Dear T. Stone,
We agree with your Longhorned Bee identification from the tribe Eucerini, but we are not certain of anything more specific.  The orange antennae are distinctive, and they are also evident in this photo from BugGuide of a member of the genera
Melissodes or Tetraloniella.  There is a photo on BugGuide of a female member of the genus Melissodes that looks like your other photo, so we would not rule out the possibility of your photos representing a male and female of the same species.  Here is another photo from BugGuide of a male member of the genus Melissodes with the orange antennae.

Possibly Female Longhorned Bee

Possibly Female Longhorned Bee

Eric Eaton Confirms, and cautions about Accuracy with species differentiation.
Daniel:
Two bees in the Apidae tribe Eucerini.  I am not sure how they can be identified beyond tribe from images alone, especially since Arizona is an epicenter of global bee diversity.
Hope you had a nice holiday.
Eric

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Subject: Wool Carder Bee
Location: Royal Oak, Michigan
September 2, 2013 6:27 pm
Dear Bugman,
Once again, your site has served as a valuable resource in my ’backyard bugging’. Today I came across what appears to be a wool carder bee, as submitted by previous guests here. I did observe some very aggressive behavior by this fellow as he pounced on the contentedly grazing bees on my giant hyssop. BugGuide says ”they visit garden flowers and weeds preferring blue flowers that have long throats”, so this plant species fits right in. I say it is a ”he” as a previous poster had pointed out that there are three rasps at the end of the abdomen, however I found here (http://www.bwars.com/index.php?q=content/beginners-bees-and-wasps-anthidium-manicatum) that there are actually 5 rasps, the other two higher up the abdomen on either side which can be seen in photo #2 if you look very closely. Thanks again for providing such a fantastic site – it has really helped me get a jumping off point for doing more investigating on my own.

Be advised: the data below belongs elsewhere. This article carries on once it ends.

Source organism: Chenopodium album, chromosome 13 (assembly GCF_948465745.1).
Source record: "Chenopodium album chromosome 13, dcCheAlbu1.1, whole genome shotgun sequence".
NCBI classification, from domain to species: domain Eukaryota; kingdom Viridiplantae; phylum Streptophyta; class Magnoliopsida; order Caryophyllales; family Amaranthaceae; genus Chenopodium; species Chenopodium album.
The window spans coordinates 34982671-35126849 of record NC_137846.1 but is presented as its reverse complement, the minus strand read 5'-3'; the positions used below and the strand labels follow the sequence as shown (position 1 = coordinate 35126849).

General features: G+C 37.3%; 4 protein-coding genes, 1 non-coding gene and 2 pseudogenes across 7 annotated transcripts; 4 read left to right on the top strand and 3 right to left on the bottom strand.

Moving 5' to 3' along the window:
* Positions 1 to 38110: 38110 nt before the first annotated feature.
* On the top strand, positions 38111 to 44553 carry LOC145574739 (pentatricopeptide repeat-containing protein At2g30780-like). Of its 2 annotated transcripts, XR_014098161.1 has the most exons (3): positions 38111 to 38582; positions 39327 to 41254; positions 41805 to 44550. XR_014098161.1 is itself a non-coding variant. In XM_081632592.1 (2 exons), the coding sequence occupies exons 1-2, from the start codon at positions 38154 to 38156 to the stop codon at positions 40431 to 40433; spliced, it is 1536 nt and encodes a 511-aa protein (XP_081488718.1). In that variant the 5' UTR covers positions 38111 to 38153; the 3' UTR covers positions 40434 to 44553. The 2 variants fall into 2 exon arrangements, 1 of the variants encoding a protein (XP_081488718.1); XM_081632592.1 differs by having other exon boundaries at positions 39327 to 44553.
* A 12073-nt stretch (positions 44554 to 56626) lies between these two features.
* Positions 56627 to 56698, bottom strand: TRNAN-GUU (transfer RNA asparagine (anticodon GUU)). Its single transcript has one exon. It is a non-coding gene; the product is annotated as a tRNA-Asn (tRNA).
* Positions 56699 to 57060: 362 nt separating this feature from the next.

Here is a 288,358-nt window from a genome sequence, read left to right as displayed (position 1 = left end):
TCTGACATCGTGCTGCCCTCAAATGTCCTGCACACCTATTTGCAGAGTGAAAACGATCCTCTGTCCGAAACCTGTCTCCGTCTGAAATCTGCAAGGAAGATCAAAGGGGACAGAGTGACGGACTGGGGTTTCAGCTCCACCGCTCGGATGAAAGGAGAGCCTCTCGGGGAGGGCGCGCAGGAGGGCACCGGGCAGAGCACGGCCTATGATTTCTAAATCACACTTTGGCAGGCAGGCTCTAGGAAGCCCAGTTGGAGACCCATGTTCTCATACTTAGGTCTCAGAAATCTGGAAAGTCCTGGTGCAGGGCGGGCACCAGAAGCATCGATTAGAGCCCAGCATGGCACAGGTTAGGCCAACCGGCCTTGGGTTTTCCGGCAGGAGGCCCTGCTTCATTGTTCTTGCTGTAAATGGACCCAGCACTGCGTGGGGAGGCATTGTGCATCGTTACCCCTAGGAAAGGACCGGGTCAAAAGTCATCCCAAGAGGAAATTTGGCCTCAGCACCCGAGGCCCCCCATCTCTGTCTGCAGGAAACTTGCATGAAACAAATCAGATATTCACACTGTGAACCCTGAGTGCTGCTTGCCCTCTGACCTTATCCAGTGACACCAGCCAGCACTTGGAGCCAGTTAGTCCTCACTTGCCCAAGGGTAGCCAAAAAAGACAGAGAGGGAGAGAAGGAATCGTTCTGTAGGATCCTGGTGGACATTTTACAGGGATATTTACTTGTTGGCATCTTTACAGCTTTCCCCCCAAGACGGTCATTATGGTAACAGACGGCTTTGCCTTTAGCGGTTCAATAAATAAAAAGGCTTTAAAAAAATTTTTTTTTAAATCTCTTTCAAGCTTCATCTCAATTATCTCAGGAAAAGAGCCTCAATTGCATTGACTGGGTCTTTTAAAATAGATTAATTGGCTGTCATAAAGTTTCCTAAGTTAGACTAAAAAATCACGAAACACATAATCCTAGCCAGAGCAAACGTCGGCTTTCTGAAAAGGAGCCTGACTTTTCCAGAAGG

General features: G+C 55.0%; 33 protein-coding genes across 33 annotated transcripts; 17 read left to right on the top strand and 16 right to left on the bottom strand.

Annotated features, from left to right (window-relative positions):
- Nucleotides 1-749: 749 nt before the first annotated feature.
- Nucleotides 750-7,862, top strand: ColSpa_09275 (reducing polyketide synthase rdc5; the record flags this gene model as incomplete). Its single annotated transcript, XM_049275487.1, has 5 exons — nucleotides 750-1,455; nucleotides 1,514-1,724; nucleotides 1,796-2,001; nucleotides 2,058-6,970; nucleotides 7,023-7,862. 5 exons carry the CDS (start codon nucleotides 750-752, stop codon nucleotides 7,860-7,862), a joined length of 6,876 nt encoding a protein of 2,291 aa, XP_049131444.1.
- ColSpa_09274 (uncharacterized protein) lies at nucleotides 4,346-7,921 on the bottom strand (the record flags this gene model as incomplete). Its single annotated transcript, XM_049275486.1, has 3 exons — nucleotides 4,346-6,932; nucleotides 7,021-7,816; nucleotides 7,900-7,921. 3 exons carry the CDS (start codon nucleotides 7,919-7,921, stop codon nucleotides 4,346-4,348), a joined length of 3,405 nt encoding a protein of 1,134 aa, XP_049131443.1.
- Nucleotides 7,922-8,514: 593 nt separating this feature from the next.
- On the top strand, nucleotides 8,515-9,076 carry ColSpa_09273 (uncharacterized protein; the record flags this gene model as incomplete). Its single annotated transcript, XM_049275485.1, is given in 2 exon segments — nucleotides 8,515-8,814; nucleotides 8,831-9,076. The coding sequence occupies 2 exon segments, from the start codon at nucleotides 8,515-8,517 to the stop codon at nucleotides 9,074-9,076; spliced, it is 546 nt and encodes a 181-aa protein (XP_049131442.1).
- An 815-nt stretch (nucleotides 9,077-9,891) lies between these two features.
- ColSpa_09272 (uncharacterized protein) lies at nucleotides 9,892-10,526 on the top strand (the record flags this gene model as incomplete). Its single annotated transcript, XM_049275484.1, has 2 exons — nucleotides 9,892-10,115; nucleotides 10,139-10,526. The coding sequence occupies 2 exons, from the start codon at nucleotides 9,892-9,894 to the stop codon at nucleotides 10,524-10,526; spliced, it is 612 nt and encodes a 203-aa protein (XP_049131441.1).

Signature: DaleShannon

Wool Carder Bee

Wool Carder Bee

Hi Dale,
Thanks for sending in your photos of a male Wool Carder Bee and also for providing us with information from your research.  This University of California Newsroom article also has some interesting information.

Male Wool Carder Bee showing abdominal spikes

Male Wool Carder Bee showing abdominal spikes

What's That Bug? does not endorse extermination